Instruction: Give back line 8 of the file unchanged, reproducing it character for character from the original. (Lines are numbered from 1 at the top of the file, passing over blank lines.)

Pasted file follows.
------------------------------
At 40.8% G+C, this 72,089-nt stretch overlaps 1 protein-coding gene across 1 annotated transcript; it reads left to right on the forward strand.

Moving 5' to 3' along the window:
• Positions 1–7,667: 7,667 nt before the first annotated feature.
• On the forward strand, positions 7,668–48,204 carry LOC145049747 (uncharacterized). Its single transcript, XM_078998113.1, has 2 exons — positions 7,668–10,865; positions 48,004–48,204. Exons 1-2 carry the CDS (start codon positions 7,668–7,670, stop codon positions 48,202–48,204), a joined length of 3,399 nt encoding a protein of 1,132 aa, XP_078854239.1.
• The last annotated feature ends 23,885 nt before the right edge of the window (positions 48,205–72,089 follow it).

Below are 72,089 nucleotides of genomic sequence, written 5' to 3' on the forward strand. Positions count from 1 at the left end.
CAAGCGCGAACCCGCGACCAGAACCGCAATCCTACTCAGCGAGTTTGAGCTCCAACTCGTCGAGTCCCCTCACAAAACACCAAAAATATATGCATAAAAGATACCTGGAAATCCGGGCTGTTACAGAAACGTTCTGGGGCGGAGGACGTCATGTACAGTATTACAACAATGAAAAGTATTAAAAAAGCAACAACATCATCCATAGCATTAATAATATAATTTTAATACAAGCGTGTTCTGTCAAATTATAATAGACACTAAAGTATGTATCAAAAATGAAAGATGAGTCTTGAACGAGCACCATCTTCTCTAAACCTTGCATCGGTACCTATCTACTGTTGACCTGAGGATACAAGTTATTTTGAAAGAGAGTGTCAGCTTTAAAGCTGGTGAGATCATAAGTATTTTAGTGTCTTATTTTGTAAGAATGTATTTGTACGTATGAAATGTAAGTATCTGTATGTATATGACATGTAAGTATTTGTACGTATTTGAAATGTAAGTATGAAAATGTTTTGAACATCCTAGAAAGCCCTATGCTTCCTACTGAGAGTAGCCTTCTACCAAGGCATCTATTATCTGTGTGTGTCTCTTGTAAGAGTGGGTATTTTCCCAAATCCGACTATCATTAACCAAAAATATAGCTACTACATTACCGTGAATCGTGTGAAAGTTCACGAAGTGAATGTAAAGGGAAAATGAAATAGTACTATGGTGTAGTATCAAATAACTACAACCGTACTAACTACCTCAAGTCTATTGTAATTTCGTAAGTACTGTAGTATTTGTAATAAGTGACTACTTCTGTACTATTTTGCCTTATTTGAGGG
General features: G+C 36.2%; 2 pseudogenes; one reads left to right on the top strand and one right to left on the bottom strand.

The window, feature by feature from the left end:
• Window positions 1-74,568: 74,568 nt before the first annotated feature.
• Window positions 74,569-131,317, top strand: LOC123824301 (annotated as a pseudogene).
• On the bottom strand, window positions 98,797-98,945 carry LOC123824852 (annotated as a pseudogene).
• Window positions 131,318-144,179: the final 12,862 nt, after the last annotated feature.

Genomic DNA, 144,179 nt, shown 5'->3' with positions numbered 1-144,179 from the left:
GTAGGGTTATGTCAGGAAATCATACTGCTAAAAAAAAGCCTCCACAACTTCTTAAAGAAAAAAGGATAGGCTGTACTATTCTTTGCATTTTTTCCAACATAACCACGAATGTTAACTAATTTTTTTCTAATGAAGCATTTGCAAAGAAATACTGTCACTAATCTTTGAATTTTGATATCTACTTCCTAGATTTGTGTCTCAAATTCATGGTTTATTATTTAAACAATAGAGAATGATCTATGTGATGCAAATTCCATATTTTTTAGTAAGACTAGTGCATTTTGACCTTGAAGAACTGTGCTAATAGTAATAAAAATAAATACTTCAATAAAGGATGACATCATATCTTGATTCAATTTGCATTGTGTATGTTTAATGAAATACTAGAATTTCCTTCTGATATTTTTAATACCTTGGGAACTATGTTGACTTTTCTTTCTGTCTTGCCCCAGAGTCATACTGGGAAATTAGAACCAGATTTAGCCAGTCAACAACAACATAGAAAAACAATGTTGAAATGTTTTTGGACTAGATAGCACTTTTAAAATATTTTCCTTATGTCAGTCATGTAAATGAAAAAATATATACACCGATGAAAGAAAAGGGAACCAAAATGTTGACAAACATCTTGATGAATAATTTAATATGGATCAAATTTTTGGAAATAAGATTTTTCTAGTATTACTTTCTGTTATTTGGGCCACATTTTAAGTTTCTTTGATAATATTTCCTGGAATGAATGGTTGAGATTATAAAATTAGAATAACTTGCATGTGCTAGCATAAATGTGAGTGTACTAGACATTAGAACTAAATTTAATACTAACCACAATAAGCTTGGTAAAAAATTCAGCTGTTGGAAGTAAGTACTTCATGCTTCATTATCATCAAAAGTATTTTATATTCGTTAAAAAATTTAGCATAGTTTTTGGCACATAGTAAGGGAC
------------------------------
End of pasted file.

General features: G+C 36.2%; 2 pseudogenes; one reads left to right on the top strand and one right to left on the bottom strand.